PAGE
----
As long as the Transmitted Color is pure gray (R,G,B channels are all set the same) it seems to be ok.

    011_seam-issue.jpg
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    Post edited by Anim on
  • AnimAnim Posts: 179

    Regarding the SSS Direction:

    I am trying to understand that as well.

    • it is most obvious if the facing surface does not receive much direct light and the angle of the incoming light is relevant as well
    • higher values emphasise the transmitted color (at 1 the scattered color seems to be gone)
    • lower values emphasise the scattered color
    • it reacts to a lot of the other surface settings

    I don't have an answer for a "standard" value regarding skin. Some write -0.63 but I think the textures and the other SSS and translucency setting have such a heavy influence that there is not a standard value at all.

    The filenames of the attached renders explain the change in the sss direction. E.g. 001_sss-dir_-1.0.jpg ".  ... dir_-1.0" ... means SSS Direction = -1

     

    000_sss-dir.jpg
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    000-b_sss-dir.jpg
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    001_sss-dir_-1.0.jpg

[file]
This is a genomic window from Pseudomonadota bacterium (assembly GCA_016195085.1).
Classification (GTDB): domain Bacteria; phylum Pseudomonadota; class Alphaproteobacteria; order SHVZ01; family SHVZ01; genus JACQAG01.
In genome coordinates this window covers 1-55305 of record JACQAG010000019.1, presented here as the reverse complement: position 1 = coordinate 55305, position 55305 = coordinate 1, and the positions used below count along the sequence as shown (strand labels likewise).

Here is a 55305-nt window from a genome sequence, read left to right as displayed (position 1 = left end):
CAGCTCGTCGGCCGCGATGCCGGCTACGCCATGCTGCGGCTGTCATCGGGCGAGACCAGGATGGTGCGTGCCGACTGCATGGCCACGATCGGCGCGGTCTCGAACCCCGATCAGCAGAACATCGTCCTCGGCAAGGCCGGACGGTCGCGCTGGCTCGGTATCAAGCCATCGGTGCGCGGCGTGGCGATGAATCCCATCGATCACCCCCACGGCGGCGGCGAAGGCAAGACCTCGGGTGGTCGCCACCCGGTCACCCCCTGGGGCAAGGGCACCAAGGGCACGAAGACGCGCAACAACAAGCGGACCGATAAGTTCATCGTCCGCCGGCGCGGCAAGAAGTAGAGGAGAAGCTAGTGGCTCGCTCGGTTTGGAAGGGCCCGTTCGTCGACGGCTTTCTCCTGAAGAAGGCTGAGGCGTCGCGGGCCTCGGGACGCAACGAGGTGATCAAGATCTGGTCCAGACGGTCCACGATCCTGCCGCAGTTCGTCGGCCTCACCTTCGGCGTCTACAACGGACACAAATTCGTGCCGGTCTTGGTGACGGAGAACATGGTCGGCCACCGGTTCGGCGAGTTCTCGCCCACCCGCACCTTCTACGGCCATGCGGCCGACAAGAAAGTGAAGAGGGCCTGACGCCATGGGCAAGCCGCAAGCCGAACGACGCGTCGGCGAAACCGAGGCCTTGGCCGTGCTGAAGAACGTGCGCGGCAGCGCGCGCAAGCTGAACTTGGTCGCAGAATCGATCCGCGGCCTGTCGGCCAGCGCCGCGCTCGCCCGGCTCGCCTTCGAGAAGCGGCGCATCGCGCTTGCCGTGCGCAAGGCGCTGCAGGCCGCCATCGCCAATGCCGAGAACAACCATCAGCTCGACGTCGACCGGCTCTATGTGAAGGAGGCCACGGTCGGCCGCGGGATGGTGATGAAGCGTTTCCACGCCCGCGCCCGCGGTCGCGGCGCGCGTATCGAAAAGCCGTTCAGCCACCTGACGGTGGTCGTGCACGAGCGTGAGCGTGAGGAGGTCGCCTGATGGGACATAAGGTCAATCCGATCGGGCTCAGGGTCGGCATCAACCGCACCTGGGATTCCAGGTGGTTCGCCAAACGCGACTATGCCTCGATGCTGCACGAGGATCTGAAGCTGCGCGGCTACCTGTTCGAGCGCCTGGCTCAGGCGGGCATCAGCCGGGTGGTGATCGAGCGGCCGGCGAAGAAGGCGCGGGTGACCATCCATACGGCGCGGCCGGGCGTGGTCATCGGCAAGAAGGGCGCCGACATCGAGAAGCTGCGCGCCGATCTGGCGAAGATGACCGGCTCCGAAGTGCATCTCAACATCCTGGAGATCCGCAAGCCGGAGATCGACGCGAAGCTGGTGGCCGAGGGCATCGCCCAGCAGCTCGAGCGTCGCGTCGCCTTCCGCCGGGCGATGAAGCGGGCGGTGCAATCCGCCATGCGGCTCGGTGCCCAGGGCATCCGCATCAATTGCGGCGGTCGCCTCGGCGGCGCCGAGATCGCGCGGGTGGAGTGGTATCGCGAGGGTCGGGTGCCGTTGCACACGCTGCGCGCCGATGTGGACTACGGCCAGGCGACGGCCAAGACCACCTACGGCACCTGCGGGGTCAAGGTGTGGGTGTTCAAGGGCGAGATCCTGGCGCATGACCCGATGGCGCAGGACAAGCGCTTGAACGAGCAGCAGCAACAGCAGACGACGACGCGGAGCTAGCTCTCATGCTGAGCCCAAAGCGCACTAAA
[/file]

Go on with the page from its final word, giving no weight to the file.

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    002_sss-dir_0.0.jpg
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    003_sss-dir_0.5.jpg
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    004_sss-dir_1.0.jpg
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    005_sss-dir_-1.0.jpg
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    006_sss-dir_0.0.jpg
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    007_sss-dir_1.0.jpg
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    008_sss-dir_-1.0.jpg
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    009_sss-dir_0.0.jpg
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    010_sss-dir_1.0.jpg
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    011_sss-dir_-1.0.jpg
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    012_sss-dir_0.0.jpg
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    013_sss-dir_0.9.jpg
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  • nonesuch00nonesuch00 Posts: 14,936

    So if it's scatters towards the light that means if reflective and aways from the light refractive? Or at least superficially seeming so?

  • margravemargrave Posts: 543
    edited April 8

    Anim said:

    Regarding the SSS Direction:

    I am trying to understand that as well.

    • it is most obvious if the facing surface does not receive much direct light and the angle of the incoming light is relevant as well
    • higher values emphasise the transmitted color (at 1 the scattered color seems to be gone)
    • lower values emphasise the scattered color
    • it reacts to a lot of the other surface settings

    I don't have an answer for a "standard" value regarding skin. Some write -0.63 but I think the textures and the other SSS and translucency setting have such a heavy influence that there is not a standard value at all.

    The filenames of the attached renders explain the change in the sss direction. E.g. 001_sss-dir_-1.0.jpg ".  ... dir_-1.0" ... means SSS Direction = -1